Disclaimer: I’m not a lawyer. The article below are my opinions, not legal advise. Happy reading!
You spend all this time writing up a great post. You’re ready to post it. All you need to do is get that perfect image.
But where do you go to get one?
You don’t want to break the bank on an image.
Free sounds good.
But, free often means that you don’t have the right to use the photo (i.e., using Google Image Search).
Many great free royalty-free sites have sprung up in recent years, allowing photographers to share images that people can use for free with or without attribution.
The problem with these sites is that the controls to make sure the person uploading the image is the owner of the photo are tough to determine.
Either way, diligent record-keeping is needed.
Here are some tips (especially when using the free royalty free sites):
- Keep a spreadsheet:
- Image file names
- Where they were downloaded
- When they were accessed
- Screenshot the page where you got the photos from
- Attribute the author/creator whenever possible
- It’s also a nice thing to do in general
The above tips won’t stop you from getting threatened with a lawsuit, but this might prevent having and possibly losing a costly legal battle over a simple image.
It’s All Part Of The Plan.
Companies like Getty use crawlers (similar to those the search engines use) to crawl the web, looking for images they have authority over without proper permission. When such photo brokers find a site allegedly infringing, they send out their legal teams. They often ask for a hefty sum for a photo that wouldn’t usually garner that much on the free market.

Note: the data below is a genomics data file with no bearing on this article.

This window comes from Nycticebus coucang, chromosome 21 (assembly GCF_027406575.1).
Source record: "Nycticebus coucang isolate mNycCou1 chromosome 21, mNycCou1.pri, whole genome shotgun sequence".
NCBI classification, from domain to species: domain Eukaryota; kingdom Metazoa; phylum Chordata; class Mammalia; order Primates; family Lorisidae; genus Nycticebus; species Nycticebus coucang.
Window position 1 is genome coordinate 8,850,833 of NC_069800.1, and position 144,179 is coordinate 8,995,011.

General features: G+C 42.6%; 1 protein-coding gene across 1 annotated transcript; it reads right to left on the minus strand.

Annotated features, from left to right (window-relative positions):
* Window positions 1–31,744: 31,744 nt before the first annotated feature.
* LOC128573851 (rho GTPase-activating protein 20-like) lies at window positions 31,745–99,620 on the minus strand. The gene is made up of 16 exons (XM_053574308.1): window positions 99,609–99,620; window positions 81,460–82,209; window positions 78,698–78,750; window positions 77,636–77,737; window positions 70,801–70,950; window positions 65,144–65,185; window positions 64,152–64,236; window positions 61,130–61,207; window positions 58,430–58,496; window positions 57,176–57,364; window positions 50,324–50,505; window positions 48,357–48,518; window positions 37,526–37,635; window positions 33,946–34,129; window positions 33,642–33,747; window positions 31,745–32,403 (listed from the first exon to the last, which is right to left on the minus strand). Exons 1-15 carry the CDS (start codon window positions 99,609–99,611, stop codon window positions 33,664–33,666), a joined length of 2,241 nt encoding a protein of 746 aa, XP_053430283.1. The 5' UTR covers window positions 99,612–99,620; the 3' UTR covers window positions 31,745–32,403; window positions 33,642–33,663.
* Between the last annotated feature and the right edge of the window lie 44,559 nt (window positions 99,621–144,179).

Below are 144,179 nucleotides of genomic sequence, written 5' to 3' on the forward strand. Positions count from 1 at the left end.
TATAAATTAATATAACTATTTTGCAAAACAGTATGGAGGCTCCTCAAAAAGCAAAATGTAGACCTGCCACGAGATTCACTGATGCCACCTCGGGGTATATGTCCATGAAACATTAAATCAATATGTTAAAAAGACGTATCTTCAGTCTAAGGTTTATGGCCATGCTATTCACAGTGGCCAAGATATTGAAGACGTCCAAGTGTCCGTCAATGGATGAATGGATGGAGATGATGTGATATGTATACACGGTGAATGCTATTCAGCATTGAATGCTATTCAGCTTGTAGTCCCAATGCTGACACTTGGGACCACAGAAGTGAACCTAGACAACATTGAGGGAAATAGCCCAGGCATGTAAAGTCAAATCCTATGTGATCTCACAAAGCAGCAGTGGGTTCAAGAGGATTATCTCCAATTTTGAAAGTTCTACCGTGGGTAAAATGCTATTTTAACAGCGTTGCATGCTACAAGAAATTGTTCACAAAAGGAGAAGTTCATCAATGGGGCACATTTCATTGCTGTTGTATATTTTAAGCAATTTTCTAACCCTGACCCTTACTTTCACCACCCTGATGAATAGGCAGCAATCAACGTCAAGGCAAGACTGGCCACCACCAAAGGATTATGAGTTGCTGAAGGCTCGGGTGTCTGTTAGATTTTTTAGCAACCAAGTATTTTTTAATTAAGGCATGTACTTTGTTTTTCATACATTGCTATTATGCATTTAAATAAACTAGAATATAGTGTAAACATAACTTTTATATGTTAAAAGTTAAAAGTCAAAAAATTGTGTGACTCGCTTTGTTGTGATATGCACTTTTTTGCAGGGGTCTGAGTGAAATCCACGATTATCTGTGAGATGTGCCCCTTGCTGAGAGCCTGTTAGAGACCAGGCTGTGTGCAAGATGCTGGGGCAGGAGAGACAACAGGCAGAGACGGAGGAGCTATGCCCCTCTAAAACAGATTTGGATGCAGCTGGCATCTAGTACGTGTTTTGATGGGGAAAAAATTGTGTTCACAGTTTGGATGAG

The scare scare-tactic probably works. Companies like Getty ask for $3,000+, and companies freak out, wanting to avoid a lawsuit and pay what they don’t realize that the bots that companies like Getty use are not perfect. Not by a long shot, and the companies might have legitimate rights to them. Even if they don’t, a simple discussion with the rights holder often brings the price down to a more reasonable number.
“Buyers” Beware. Free Is Often Not Worth The Headache.
As the saying goes, “you get what you pay for.” And with the risk of possible litigation for infringing on copyright looming, is it worth saving the $3 or so dollars to get a free image? I don’t think so.
Adobe Stock is a service where you can purchase images ala carte or get a set amount of credits a month for a subscription fee. Services like this also keep track of what photos you bought, which lessens the amount of documentation you need to do on your side.
Just purchase the photos you want to use, or heck take your own? Cameras are relatively cheap, and we all have cameras in our pockets on our phones that do the trick nicely. It’s not worth the headache to save a few bucks.